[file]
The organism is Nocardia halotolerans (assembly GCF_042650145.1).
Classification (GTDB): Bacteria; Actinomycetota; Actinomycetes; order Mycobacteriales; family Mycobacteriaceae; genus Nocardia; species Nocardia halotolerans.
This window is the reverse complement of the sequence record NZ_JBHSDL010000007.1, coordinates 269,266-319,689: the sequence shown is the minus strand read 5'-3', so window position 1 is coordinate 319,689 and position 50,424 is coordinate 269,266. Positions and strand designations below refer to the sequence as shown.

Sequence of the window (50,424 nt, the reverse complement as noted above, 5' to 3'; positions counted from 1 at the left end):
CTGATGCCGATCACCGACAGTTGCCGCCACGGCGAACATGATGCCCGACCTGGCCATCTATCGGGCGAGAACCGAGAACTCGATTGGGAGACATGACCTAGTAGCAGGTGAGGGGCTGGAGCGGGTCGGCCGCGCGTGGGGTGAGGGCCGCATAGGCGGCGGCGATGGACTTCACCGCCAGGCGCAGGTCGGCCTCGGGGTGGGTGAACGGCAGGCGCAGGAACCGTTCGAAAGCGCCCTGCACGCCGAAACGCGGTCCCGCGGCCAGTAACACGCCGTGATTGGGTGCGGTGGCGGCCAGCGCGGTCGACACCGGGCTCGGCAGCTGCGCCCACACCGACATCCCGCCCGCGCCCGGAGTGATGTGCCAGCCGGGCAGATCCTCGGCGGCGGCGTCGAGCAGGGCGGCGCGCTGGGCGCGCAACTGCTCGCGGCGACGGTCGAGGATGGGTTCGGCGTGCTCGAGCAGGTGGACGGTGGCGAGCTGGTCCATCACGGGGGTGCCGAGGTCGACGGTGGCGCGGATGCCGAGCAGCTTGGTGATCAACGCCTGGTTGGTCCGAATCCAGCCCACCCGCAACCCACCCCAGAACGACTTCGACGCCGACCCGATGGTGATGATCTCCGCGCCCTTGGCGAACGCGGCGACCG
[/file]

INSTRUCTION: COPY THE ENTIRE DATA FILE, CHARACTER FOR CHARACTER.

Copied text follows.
The organism is Nocardia halotolerans (assembly GCF_042650145.1).
Classification (GTDB): Bacteria; Actinomycetota; Actinomycetes; order Mycobacteriales; family Mycobacteriaceae; genus Nocardia; species Nocardia halotolerans.
This window is the reverse complement of the sequence record NZ_JBHSDL010000007.1, coordinates 269,266-319,689: the sequence shown is the minus strand read 5'-3', so window position 1 is coordinate 319,689 and position 50,424 is coordinate 269,266. Positions and strand designations below refer to the sequence as shown.

Sequence of the window (50,424 nt, the reverse complement as noted above, 5' to 3'; positions counted from 1 at the left end):
CTGATGCCGATCACCGACAGTTGCCGCCACGGCGAACATGATGCCCGACCTGGCCATCTATCGGGCGAGAACCGAGAACTCGATTGGGAGACATGACCTAGTAGCAGGTGAGGGGCTGGAGCGGGTCGGCCGCGCGTGGGGTGAGGGCCGCATAGGCGGCGGCGATGGACTTCACCGCCAGGCGCAGGTCGGCCTCGGGGTGGGTGAACGGCAGGCGCAGGAACCGTTCGAAAGCGCCCTGCACGCCGAAACGCGGTCCCGCGGCCAGTAACACGCCGTGATTGGGTGCGGTGGCGGCCAGCGCGGTCGACACCGGGCTCGGCAGCTGCGCCCACACCGACATCCCGCCCGCGCCCGGAGTGATGTGCCAGCCGGGCAGATCCTCGGCGGCGGCGTCGAGCAGGGCGGCGCGCTGGGCGCGCAACTGCTCGCGGCGACGGTCGAGGATGGGTTCGGCGTGCTCGAGCAGGTGGACGGTGGCGAGCTGGTCCATCACGGGGGTGCCGAGGTCGACGGTGGCGCGGATGCCGAGCAGCTTGGTGATCAACGCCTGGTTGGTCCGAATCCAGCCCACCCGCAACCCACCCCAGAACGACTTCGACGCCGACCCGATGGTGATGATCTCCGCGCCCTTGGCGAACGCGGCGACCG